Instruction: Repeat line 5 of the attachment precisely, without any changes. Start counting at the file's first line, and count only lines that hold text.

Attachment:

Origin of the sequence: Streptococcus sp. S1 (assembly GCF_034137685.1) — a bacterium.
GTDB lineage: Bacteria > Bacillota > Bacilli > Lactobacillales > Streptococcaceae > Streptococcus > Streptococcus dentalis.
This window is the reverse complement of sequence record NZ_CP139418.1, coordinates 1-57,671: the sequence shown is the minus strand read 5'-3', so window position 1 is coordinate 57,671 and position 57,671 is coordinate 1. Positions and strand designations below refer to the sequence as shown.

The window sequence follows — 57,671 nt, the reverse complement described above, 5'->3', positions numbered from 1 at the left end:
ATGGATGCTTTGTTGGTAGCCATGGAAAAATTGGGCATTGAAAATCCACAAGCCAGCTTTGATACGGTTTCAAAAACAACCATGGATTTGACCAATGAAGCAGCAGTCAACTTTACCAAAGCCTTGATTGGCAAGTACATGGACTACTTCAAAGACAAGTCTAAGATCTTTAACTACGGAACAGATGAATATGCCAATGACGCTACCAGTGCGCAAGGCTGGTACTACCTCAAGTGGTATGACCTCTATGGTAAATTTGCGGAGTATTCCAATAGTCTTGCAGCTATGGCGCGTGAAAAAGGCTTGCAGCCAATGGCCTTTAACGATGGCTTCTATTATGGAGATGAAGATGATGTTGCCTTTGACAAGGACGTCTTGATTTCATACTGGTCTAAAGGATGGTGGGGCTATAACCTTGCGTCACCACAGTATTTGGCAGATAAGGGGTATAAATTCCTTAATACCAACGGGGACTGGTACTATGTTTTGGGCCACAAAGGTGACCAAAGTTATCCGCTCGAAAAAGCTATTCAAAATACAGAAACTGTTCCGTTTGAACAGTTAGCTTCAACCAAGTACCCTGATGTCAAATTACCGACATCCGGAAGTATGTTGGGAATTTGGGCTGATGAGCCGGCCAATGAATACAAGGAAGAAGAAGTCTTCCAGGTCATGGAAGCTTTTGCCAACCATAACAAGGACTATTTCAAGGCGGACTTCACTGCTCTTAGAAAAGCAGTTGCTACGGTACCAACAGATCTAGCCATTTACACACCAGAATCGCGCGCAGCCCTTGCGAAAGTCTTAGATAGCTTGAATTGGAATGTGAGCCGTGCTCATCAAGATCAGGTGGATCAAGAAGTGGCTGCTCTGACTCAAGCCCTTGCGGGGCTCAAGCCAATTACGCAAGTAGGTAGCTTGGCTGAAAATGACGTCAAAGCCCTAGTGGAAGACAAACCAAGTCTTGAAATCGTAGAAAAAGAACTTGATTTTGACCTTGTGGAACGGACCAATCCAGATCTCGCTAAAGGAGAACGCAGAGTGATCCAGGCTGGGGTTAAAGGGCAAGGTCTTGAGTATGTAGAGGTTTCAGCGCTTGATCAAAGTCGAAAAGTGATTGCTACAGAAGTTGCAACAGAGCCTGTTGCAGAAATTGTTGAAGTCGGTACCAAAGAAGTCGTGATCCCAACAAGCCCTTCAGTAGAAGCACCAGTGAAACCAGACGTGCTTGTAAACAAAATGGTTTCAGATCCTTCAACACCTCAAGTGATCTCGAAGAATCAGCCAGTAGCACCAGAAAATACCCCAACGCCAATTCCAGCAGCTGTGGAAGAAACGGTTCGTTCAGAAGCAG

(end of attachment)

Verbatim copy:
ATGGATGCTTTGTTGGTAGCCATGGAAAAATTGGGCATTGAAAATCCACAAGCCAGCTTTGATACGGTTTCAAAAACAACCATGGATTTGACCAATGAAGCAGCAGTCAACTTTACCAAAGCCTTGATTGGCAAGTACATGGACTACTTCAAAGACAAGTCTAAGATCTTTAACTACGGAACAGATGAATATGCCAATGACGCTACCAGTGCGCAAGGCTGGTACTACCTCAAGTGGTATGACCTCTATGGTAAATTTGCGGAGTATTCCAATAGTCTTGCAGCTATGGCGCGTGAAAAAGGCTTGCAGCCAATGGCCTTTAACGATGGCTTCTATTATGGAGATGAAGATGATGTTGCCTTTGACAAGGACGTCTTGATTTCATACTGGTCTAAAGGATGGTGGGGCTATAACCTTGCGTCACCACAGTATTTGGCAGATAAGGGGTATAAATTCCTTAATACCAACGGGGACTGGTACTATGTTTTGGGCCACAAAGGTGACCAAAGTTATCCGCTCGAAAAAGCTATTCAAAATACAGAAACTGTTCCGTTTGAACAGTTAGCTTCAACCAAGTACCCTGATGTCAAATTACCGACATCCGGAAGTATGTTGGGAATTTGGGCTGATGAGCCGGCCAATGAATACAAGGAAGAAGAAGTCTTCCAGGTCATGGAAGCTTTTGCCAACCATAACAAGGACTATTTCAAGGCGGACTTCACTGCTCTTAGAAAAGCAGTTGCTACGGTACCAACAGATCTAGCCATTTACACACCAGAATCGCGCGCAGCCCTTGCGAAAGTCTTAGATAGCTTGAATTGGAATGTGAGCCGTGCTCATCAAGATCAGGTGGATCAAGAAGTGGCTGCTCTGACTCAAGCCCTTGCGGGGCTCAAGCCAATTACGCAAGTAGGTAGCTTGGCTGAAAATGACGTCAAAGCCCTAGTGGAAGACAAACCAAGTCTTGAAATCGTAGAAAAAGAACTTGATTTTGACCTTGTGGAACGGACCAATCCAGATCTCGCTAAAGGAGAACGCAGAGTGATCCAGGCTGGGGTTAAAGGGCAAGGTCTTGAGTATGTAGAGGTTTCAGCGCTTGATCAAAGTCGAAAAGTGATTGCTACAGAAGTTGCAACAGAGCCTGTTGCAGAAATTGTTGAAGTCGGTACCAAAGAAGTCGTGATCCCAACAAGCCCTTCAGTAGAAGCACCAGTGAAACCAGACGTGCTTGTAAACAAAATGGTTTCAGATCCTTCAACACCTCAAGTGATCTCGAAGAATCAGCCAGTAGCACCAGAAAATACCCCAACGCCAATTCCAGCAGCTGTGGAAGAAACGGTTCGTTCAGAAGCAG